The big birthday celebration on Sunday was pretty awesome: J had a really great day overall, which makes me happy.
The one thing that didn’t go as planned was that Jim didn’t join us for lunch due to the fact that he was really sick. It was not only a bummer because it was J’s eighteenth, but also because we had reservations at our favorite, only-eat-there-on-special-occasions Brazilian steakhouse. For those of you who aren’t familiar, what makes this kind of restaurant unique is that there is no menu; rather everyone gets to enjoy the “salad bar” first, which is huge and actually has very little salad on it. It’s got cheeses, salmon, various vegetables, soup, breads, rice, sushi, and all kinds of other things they want you to fill up on so you don’t eat as much of the main course, which is MEAT.
Not just any meat, either.
IT’S MEAT BROUGHT TO THE TABLE BY GAUCHOS ON SWORD-LIKE SKEWERS, SLICED OFF RIGHT IN FRONT OF YOU, AND SERVED ON YOUR PLATE ONE PIECE AT A TIME.
Sorry for the shouting: I get excited about this place.
There’s a gaucho/server walking around with flank steak, another one with top sirloin, another one with parmesan chicken, another one with filet mignon, another one with garlic filet mignon, another with…gosh, anyone else hungry?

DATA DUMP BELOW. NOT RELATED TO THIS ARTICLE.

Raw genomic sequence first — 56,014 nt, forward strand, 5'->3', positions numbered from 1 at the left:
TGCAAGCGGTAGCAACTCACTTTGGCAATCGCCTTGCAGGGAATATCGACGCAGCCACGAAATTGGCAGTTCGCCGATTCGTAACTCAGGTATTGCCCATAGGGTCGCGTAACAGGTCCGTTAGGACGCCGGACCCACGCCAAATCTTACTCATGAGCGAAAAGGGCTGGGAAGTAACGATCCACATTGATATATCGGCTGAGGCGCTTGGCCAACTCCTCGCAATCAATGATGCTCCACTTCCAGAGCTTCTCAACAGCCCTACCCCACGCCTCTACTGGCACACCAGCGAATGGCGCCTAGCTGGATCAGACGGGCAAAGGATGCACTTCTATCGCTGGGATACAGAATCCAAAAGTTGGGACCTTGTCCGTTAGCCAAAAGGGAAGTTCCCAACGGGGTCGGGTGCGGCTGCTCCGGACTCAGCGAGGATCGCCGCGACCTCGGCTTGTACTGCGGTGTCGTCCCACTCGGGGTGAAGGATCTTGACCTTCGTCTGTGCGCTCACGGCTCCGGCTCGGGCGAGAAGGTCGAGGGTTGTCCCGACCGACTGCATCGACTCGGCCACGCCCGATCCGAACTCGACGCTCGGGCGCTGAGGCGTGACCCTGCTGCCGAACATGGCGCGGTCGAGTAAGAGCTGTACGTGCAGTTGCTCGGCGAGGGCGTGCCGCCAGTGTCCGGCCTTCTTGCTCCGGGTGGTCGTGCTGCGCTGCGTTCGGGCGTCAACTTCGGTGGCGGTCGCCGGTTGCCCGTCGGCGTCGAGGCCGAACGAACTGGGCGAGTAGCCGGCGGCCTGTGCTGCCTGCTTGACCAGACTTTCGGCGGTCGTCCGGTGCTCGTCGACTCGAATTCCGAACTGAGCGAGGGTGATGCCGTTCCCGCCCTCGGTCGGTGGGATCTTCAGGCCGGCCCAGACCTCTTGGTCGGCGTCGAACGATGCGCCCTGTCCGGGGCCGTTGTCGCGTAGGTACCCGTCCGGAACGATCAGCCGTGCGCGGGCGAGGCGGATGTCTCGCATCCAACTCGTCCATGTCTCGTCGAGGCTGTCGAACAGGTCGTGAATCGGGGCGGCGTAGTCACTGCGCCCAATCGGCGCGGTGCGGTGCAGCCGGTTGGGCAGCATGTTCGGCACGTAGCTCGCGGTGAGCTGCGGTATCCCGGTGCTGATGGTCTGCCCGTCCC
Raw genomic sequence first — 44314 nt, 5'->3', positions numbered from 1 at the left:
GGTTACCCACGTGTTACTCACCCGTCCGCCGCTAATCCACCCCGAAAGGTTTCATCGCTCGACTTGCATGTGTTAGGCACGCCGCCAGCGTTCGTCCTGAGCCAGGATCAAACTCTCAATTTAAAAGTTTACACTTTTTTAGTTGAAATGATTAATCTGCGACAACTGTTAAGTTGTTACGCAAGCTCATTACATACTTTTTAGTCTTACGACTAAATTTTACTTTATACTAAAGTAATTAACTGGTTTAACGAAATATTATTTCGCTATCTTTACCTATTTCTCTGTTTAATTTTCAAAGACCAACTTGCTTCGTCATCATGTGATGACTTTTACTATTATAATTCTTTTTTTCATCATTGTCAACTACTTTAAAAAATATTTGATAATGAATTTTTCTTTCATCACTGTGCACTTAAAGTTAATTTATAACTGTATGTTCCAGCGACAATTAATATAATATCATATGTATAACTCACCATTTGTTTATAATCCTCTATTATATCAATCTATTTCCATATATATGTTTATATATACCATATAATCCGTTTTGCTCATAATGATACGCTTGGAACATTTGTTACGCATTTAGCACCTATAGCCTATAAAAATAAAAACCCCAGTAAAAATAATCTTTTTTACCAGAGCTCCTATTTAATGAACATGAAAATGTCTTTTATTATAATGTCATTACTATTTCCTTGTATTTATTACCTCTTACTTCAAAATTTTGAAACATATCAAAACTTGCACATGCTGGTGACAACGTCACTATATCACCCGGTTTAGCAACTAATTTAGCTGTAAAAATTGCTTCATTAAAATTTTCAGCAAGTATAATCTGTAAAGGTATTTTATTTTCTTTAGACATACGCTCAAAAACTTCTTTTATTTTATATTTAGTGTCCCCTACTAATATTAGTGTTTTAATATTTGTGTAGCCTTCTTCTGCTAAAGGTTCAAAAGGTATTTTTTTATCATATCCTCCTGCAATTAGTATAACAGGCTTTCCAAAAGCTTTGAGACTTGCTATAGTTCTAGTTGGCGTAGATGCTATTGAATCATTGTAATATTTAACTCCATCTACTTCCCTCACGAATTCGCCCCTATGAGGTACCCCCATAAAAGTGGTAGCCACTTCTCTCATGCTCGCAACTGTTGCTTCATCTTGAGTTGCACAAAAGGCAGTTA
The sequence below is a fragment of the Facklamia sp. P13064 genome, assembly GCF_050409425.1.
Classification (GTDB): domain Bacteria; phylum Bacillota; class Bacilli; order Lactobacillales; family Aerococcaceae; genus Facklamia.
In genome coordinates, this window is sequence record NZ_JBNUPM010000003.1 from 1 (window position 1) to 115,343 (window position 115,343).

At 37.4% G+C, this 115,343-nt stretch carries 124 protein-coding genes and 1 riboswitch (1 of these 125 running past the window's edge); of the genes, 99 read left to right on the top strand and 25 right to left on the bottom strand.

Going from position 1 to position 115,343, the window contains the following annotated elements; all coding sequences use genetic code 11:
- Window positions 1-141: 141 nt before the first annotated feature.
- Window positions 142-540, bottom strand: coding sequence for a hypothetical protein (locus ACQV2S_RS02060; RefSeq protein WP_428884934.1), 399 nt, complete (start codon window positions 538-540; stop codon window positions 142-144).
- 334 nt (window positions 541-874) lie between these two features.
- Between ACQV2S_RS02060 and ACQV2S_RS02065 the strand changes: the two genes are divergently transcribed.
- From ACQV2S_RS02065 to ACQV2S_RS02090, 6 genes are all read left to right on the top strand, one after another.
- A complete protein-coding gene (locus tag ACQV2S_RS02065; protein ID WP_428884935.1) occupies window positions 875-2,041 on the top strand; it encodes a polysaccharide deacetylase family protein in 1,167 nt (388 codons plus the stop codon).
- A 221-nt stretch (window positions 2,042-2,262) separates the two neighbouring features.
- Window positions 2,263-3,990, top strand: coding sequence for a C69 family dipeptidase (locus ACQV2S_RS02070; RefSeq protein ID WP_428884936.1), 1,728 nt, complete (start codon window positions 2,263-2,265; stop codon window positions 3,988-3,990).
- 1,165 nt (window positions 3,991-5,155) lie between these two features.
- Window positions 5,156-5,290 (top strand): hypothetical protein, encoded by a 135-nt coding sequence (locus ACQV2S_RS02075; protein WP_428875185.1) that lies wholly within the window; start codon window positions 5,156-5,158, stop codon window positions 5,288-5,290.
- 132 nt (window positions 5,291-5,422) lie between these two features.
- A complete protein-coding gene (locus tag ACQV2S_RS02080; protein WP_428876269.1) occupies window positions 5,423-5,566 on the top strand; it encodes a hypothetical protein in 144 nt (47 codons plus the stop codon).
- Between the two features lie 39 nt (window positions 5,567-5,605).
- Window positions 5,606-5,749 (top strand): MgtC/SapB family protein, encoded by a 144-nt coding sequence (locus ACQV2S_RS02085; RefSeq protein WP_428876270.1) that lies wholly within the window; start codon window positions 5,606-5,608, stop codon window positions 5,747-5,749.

Each person at the table has a little round disk. One side is red and one side is green. You flip the green side up when you want someone to stop and offer you meat, and you flip the red side up when you’re taking a break or completely finished.
Fun AND all the meat you want. I mean, does it get any better than that?
ANYWAY, where was I? Oh yes, birthday lunch.
Inspired by a story D had just told us the night before (about how he and his college buddies go to a restaurant late at night for half-price appetizers and how, because that restaurant doesn’t allow take-home bags, one of his friends wrapped half a plate of nachos in napkins and stuck them in his pocket to take them home, and after he told us that I explained to him that they didn’t allow take-home bags because college kids would be buying double appetizers and taking most of the food home), I stuck a sandwich-sized Ziploc bag into my pocket, figuring I would sneak a piece of meat or two home for Jim, who was really angry that he didn’t feel up to going with us.
D and I were the first ones to get into the car, and I excitedly told him about my plan. He was horrified, and I got “OH MY GOSH, MOM. DON’T.”
I said, “Come on! It’ll be fun, like an adventure! Dad can’t come, so let’s just bring him a taste.”
He shook his head, annoyed.
When we were seated at the restaurant, my sister and I realized that it might be more difficult to smuggle out some flank steak than I originally thought. The restaurant has servers everywhere. Some are moving around quickly (like with meat or water pitchers) and some are just standing around on the sidelines, ready to make a beeline for any table that showed signs of needing anything. I had also forgotten about the floor-to-ceiling mirrors in the place, which serve the dual purpose of making the restaurant look bigger and allowing the staff to see virtually everything.